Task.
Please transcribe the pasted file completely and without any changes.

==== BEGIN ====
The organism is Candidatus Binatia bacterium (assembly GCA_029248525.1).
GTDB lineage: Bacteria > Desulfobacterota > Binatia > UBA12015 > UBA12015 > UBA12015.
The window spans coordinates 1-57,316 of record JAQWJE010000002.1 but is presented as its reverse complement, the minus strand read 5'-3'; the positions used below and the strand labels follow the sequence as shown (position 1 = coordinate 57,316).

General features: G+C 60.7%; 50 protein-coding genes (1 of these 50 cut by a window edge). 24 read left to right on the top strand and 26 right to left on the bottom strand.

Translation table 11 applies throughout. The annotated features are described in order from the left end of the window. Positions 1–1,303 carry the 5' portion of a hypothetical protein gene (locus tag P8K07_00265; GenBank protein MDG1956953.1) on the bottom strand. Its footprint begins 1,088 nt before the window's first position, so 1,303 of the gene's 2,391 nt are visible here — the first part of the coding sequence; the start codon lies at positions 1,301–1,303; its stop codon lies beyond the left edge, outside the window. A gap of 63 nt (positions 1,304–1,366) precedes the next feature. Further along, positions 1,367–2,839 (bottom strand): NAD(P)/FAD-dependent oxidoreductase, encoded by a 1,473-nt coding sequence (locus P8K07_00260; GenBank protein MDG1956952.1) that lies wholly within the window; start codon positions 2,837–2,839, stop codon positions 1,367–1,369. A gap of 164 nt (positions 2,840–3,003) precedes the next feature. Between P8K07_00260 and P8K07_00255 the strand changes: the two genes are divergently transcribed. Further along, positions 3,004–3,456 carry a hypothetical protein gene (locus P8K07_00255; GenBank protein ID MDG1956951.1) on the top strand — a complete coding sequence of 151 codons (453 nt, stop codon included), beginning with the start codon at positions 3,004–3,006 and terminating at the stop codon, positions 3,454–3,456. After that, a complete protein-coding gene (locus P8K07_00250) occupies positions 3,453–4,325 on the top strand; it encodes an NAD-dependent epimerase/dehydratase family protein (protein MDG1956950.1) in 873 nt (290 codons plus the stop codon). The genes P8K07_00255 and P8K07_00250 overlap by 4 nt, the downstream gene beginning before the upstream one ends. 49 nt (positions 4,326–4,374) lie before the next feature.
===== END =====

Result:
The organism is Candidatus Binatia bacterium (assembly GCA_029248525.1).
GTDB lineage: Bacteria > Desulfobacterota > Binatia > UBA12015 > UBA12015 > UBA12015.
The window spans coordinates 1-57,316 of record JAQWJE010000002.1 but is presented as its reverse complement, the minus strand read 5'-3'; the positions used below and the strand labels follow the sequence as shown (position 1 = coordinate 57,316).

General features: G+C 60.7%; 50 protein-coding genes (1 of these 50 cut by a window edge). 24 read left to right on the top strand and 26 right to left on the bottom strand.

Translation table 11 applies throughout. The annotated features are described in order from the left end of the window. Positions 1–1,303 carry the 5' portion of a hypothetical protein gene (locus tag P8K07_00265; GenBank protein MDG1956953.1) on the bottom strand. Its footprint begins 1,088 nt before the window's first position, so 1,303 of the gene's 2,391 nt are visible here — the first part of the coding sequence; the start codon lies at positions 1,301–1,303; its stop codon lies beyond the left edge, outside the window. A gap of 63 nt (positions 1,304–1,366) precedes the next feature. Further along, positions 1,367–2,839 (bottom strand): NAD(P)/FAD-dependent oxidoreductase, encoded by a 1,473-nt coding sequence (locus P8K07_00260; GenBank protein MDG1956952.1) that lies wholly within the window; start codon positions 2,837–2,839, stop codon positions 1,367–1,369. A gap of 164 nt (positions 2,840–3,003) precedes the next feature. Between P8K07_00260 and P8K07_00255 the strand changes: the two genes are divergently transcribed. Further along, positions 3,004–3,456 carry a hypothetical protein gene (locus P8K07_00255; GenBank protein ID MDG1956951.1) on the top strand — a complete coding sequence of 151 codons (453 nt, stop codon included), beginning with the start codon at positions 3,004–3,006 and terminating at the stop codon, positions 3,454–3,456. After that, a complete protein-coding gene (locus P8K07_00250) occupies positions 3,453–4,325 on the top strand; it encodes an NAD-dependent epimerase/dehydratase family protein (protein MDG1956950.1) in 873 nt (290 codons plus the stop codon). The genes P8K07_00255 and P8K07_00250 overlap by 4 nt, the downstream gene beginning before the upstream one ends. 49 nt (positions 4,326–4,374) lie before the next feature.